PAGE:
Are you on a working holiday visa, or thinking about gaining one for Australia but unsure what to expect? I have all the answers…not quite but I have experienced the need to stay and the fear that you can’t. I did my farm work, looked for a contract job, and considering sponsorship.
Here is an insight into what it is like on a working holiday visa here in Oz -
I started in beautiful Sydney last Christmas, very different from what I was used to back in England. Boat parties, day festivals, glorious walks, lots of dinners and drinks in the sunshine. I knew from my first 6 weeks here that I wanted to stay….so I just had to work out how.
On a 417 tourist visa, you can only work for any one employer for a 6-month period. During this period you can try and get sponsored or you enjoy your first year for what it is and work for two or more different employees’. If you don’t get sponsored, but would like to stay then you must complete your 3 months of regional work. Now the rules and regulations around this are dependent on your nationality, this is would be something worth investigating.
Took place in Bundaberg, you’ll all recognise the name from Bundaberg Rum. I picked and packed lemons, eggplants, cherry tomatoes and capsicums. I became a vegetable connoisseur after my regional work. Farming took me 4 months, as I opted for the 88 days instead of the 13-week block. You can get farming done a lot quicker if you only work on one farm. The key thing here is to have an agreement with the farmer that he will need to sign you off for the 13-week block.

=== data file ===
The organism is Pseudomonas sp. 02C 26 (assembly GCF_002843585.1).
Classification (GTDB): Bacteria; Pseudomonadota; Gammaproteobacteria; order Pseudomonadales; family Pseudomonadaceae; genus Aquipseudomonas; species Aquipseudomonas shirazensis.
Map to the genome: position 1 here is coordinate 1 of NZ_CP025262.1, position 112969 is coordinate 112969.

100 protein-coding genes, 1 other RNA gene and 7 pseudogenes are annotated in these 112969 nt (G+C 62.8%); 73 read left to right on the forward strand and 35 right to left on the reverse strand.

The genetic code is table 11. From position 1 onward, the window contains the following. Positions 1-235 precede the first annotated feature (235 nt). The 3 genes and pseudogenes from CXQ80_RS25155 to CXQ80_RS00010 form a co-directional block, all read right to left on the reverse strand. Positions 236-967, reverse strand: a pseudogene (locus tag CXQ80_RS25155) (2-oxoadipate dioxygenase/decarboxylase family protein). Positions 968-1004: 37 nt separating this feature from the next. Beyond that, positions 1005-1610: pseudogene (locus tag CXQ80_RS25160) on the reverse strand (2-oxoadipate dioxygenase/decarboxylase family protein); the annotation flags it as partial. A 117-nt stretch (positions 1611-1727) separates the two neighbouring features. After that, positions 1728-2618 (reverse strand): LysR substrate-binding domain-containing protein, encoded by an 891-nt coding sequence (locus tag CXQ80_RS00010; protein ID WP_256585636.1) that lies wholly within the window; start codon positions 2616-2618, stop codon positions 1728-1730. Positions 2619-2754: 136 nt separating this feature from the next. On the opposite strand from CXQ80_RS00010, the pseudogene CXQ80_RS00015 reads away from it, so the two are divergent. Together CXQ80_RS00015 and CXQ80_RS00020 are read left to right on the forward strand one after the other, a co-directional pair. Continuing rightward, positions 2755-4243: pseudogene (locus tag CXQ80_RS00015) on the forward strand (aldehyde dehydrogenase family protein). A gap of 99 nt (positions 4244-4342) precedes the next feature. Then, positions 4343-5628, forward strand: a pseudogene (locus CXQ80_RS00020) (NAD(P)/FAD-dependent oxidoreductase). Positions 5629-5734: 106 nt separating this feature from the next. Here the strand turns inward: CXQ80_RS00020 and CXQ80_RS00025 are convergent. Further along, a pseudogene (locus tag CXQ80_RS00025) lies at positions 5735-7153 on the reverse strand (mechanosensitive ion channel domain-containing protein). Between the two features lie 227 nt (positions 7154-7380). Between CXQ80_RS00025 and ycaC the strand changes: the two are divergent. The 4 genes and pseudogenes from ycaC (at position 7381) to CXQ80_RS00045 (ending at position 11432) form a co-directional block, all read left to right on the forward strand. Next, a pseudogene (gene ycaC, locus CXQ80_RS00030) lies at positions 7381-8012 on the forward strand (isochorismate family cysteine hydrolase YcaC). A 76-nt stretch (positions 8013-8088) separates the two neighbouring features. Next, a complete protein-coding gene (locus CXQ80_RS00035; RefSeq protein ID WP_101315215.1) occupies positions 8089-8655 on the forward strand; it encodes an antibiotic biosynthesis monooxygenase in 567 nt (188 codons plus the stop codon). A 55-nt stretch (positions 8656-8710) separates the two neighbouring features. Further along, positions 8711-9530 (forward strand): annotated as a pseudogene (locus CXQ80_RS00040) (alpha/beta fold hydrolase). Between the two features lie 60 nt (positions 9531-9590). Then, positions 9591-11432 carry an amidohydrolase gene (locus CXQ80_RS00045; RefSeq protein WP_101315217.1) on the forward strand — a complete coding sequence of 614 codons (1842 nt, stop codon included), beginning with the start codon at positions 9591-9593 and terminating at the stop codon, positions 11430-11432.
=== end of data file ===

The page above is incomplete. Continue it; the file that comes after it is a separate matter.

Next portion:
What did I learn from farming? Starting at 6 am and getting back to the hostel most nights at 7 pm, taught me that I am a resilient person, who is hard working and when I am under pressure I still achieve my goals. I worked 50 days straight to meet my own 88th-day deadline. What I learned about myself on the farm are skills that I utilise every day within work, believe me, farming makes you stronger. Getting back into the office seemed like a piece of cake compared to what I was doing on the farm.
What else did I learn…that fancy dress nights are the best way to unwind and destress from farm work. How to size and pack capsicums, how to correctly pick cherry tomatoes, how to not bruise lemons. Did you know that lemons need to be picked in the afternoon because if there is moisture in the air then they are more likely to bruise?
My favourite part of farm work will always be the great people I met. I always thought your friendship circles were confined to school, university and work, that isn’t true...farmwork is another avenue to make friends. Now I get to spend another year in Australia with these great people.
If you haven’t considered doing farming then you should.
It has all been worth it, and I will be going into my tips as to how to gain a contract role, what to look out for when applying for farm work and sponsorship options in my next post, so stay tuned!